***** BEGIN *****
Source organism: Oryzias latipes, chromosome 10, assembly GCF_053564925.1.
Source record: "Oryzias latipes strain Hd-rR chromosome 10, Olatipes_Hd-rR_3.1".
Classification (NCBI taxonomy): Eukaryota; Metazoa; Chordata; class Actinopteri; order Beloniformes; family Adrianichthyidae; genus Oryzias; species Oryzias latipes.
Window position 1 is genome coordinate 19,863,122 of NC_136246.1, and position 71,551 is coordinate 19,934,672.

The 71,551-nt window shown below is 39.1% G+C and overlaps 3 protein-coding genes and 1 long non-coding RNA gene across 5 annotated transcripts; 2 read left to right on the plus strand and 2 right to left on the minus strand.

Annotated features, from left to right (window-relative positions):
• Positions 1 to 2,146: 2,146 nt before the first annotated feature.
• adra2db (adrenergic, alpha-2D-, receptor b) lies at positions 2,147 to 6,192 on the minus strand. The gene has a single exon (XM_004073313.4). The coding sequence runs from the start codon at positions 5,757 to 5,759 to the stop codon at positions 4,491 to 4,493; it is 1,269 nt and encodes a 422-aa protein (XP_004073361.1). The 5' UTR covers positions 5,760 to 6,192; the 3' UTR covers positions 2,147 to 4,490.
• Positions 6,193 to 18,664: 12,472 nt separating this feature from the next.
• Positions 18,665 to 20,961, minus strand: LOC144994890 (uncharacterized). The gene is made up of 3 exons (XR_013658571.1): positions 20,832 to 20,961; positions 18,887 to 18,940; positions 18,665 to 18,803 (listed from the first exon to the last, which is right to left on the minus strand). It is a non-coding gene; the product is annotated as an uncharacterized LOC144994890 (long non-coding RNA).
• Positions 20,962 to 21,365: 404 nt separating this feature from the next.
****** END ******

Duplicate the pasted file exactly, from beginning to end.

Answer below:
Source organism: Oryzias latipes, chromosome 10, assembly GCF_053564925.1.
Source record: "Oryzias latipes strain Hd-rR chromosome 10, Olatipes_Hd-rR_3.1".
Classification (NCBI taxonomy): Eukaryota; Metazoa; Chordata; class Actinopteri; order Beloniformes; family Adrianichthyidae; genus Oryzias; species Oryzias latipes.
Window position 1 is genome coordinate 19,863,122 of NC_136246.1, and position 71,551 is coordinate 19,934,672.

The 71,551-nt window shown below is 39.1% G+C and overlaps 3 protein-coding genes and 1 long non-coding RNA gene across 5 annotated transcripts; 2 read left to right on the plus strand and 2 right to left on the minus strand.

Annotated features, from left to right (window-relative positions):
• Positions 1 to 2,146: 2,146 nt before the first annotated feature.
• adra2db (adrenergic, alpha-2D-, receptor b) lies at positions 2,147 to 6,192 on the minus strand. The gene has a single exon (XM_004073313.4). The coding sequence runs from the start codon at positions 5,757 to 5,759 to the stop codon at positions 4,491 to 4,493; it is 1,269 nt and encodes a 422-aa protein (XP_004073361.1). The 5' UTR covers positions 5,760 to 6,192; the 3' UTR covers positions 2,147 to 4,490.
• Positions 6,193 to 18,664: 12,472 nt separating this feature from the next.
• Positions 18,665 to 20,961, minus strand: LOC144994890 (uncharacterized). The gene is made up of 3 exons (XR_013658571.1): positions 20,832 to 20,961; positions 18,887 to 18,940; positions 18,665 to 18,803 (listed from the first exon to the last, which is right to left on the minus strand). It is a non-coding gene; the product is annotated as an uncharacterized LOC144994890 (long non-coding RNA).
• Positions 20,962 to 21,365: 404 nt separating this feature from the next.